News From the College

Joseph P. Vacanti, MD, FACS, receives 2015 Jacobson Innovation Award



Joseph P. Vacanti, MD, FACS, received the 2015 Jacobson Innovation Award of the American College of Surgeons (ACS) at a dinner on June 5 at the John B. Murphy Memorial Auditorium in Chicago, IL. Dr. Vacanti is the John Homans Professor of Surgery at Harvard Medical School and is the director of the Laboratory for Tissue Engineering and Organ Fabrication, co-director of the Center for Regenerative Medicine, and chief of pediatric transplantation at Massachusetts General Hospital, Boston.

The prestigious Jacobson Innovation Award honors living surgeons who have been innovators of a new development or technique in any field of surgery and is made possible through a gift from Julius H. Jacobson II, MD, FACS, and his wife, Joan. Dr. Jacobson is a general vascular surgeon known for his pioneering work in microsurgery.

Honored for tissue engineering

Dr. Vacanti, right, holding the award medallion, with Andrew Warshaw, MD, FACS, FRCSEd (Hon), ACS President.

Dr. Vacanti, right, holding the award medallion, with Andrew Warshaw, MD, FACS, FRCSEd (Hon), ACS President.

This year’s Jacobson Innovation Award honors Dr. Vacanti for his work in the field of tissue engineering, which began in the early 1980s and stemmed from a long-held interest in addressing organ shortages. Working with Robert Langer, ScD, the David H. Koch Institute Professor at the Massachusetts Institute of Technology, Cambridge, Dr. Vacanti developed an approach using tissue-specific cells placed in scaffolds made of biodegradable polymers. The cells, derived from both living tissue or stem cells, are then bathed in growth factors and proceed to multiply, filling the scaffold. The cells then grow into three-dimensional tissue that, once implanted in the body, recreates its proper tissue function. Blood vessels grow into the new tissue, the scaffold degrades, and the lab-grown tissue becomes indistinguishable from its surroundings.

Dr. Vacanti also has been an innovator in pediatric surgery. In 1984, while at Children’s Hospital Boston, Dr. Vacanti instituted New England’s first successful pediatric extracorporeal membrane oxygenation program. In addition, he started the nation’s first liver transplantation program specifically for the pediatric population.

Dr. Vacanti was a founding co-president of the Tissue Engineering Society, now the Tissue Engineering Regenerative Medicine International Society (TERMIS) and which boasts 5,000 active members from 80 countries worldwide. He was also the founding senior editor of the journal Tissue Engineering, which serves the members of TERMIS. The journal can be found in 1,700 libraries in 20 countries and is provided free online to 106 developing countries.

Dr. Vacanti has authored more than 320 original reports, 69 book chapters, 54 reviews, and 473 abstracts. He has 81 patents or patents pending in the U.S., Canada, Europe, and Japan.

“As I stand here tonight, I ask myself: ‘How did a Sicilian-American kid from Omaha, Nebraska, end up on this podium?’” Dr. Vacanti said to the approximately 100 guests at the dinner. “My answer is my family, my friends, and my heroes. Just like everyone in this room, we are descendants of immigrants. In my case, my grandparents emigrated from Sicily because of poverty and lack of opportunity. My grandfather could barely speak English but fought in the trenches in France in World War I and gained his American citizenship. He then worked in the boiler shops of the Union Pacific Railroad and taught me the value of hard work, but also the value of using my mind to obtain an education. My father was a professor of oral surgery and endodontics at Creighton University’s dental school, and my mother was a premedical student before marrying my father after World War II. It was that influence that led me to want to become a surgeon at the young age of four.”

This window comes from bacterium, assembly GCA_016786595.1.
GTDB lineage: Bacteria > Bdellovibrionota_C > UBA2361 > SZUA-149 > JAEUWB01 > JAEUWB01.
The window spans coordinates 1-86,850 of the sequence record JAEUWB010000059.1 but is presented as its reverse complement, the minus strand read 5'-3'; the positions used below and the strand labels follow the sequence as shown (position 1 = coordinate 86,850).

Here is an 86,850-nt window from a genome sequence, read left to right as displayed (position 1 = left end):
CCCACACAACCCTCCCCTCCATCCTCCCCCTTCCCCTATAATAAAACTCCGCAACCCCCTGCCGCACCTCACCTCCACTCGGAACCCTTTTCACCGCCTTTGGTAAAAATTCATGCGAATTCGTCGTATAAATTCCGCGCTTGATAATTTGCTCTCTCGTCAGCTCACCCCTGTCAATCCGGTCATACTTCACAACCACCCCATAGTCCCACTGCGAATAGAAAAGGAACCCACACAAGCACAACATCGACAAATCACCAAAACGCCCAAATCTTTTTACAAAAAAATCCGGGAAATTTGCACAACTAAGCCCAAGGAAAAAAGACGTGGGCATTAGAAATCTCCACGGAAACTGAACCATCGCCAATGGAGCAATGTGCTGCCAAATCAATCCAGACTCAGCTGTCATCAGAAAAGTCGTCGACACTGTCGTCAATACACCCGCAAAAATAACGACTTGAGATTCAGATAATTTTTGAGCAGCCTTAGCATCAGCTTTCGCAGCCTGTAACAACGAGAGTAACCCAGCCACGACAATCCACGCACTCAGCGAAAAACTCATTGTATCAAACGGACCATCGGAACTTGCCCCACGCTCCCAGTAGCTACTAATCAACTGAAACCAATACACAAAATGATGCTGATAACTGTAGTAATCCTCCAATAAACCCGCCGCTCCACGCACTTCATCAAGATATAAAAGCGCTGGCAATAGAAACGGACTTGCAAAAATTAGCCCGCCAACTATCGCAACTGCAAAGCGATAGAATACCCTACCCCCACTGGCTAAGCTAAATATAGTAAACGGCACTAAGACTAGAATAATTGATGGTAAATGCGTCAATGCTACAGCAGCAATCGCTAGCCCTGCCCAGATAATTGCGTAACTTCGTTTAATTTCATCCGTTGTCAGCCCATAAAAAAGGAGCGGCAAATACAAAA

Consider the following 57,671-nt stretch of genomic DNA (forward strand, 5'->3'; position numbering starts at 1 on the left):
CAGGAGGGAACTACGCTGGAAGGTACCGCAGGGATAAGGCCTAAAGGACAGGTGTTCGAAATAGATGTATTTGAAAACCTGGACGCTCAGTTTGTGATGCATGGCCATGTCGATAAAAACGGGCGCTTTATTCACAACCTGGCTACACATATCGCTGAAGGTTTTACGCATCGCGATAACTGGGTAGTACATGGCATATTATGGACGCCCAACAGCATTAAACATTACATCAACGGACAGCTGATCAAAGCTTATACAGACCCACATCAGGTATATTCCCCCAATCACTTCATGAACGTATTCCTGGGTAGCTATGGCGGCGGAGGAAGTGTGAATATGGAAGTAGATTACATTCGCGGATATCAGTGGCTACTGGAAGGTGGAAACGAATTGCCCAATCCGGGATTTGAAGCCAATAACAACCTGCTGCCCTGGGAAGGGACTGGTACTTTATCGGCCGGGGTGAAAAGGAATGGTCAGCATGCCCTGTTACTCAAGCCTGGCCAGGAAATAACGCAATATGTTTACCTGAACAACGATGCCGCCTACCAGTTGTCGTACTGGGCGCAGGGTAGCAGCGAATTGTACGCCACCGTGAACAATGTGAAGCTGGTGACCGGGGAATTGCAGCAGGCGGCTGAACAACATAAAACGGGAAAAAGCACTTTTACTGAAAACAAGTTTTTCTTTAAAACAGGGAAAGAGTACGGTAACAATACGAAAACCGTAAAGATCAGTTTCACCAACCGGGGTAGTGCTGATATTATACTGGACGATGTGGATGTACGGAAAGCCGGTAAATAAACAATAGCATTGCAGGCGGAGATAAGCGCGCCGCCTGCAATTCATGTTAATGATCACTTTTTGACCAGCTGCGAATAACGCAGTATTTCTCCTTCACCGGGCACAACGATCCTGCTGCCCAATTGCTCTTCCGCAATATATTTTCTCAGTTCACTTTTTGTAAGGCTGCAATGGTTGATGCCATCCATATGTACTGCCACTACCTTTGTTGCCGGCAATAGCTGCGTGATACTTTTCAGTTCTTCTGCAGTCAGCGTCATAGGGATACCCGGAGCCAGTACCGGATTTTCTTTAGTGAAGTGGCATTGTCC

Dr. Vacanti also paid tribute to the mentors who encouraged his growth as a surgeon as well as those individuals who have inspired and supported him throughout his career. “My surgical heroes and mentors are Dr. William Hardy Hendren III [MD, FACS, FRCSI(Hon), FRCSEng(Hon), FRCSGlas(Hon)] and Dr. Judah Folkman [MD, FACS], both previous Jacobson Award recipients. Both taught me about surgical innovation and how to think about a problem and its definitive solution,” he said. “Dr. Folkman advised me that if I was going to devote my life to something that I should pick something important. My closest friend, Mr. Walter Smith, has been very important in advising me through the years on many matters both personal and professional, and Dr. Robert Langer [MD, FACS] has been a partner and friend in all of this work through many years.”

Recipient of numerous awards

Dr. Vacanti has received numerous honors and awards. In 2001, he was elected to the Institute of Medicine of the National Academy of Sciences. In 2007, the Board of Directors of City Trusts, acting for the city of Philadelphia, presented him the John Scott Award, which is given to the most deserving men and women whose inventions have contributed significantly to the comfort, welfare, and happiness of human beings. The award has been given in memory of Benjamin Franklin since 1822, and previous recipients include Madame Marie Curie, Orville and Wilbur Wright, Thomas Edison, and Jonas Salk, MD.

Next Article:

   Comments ()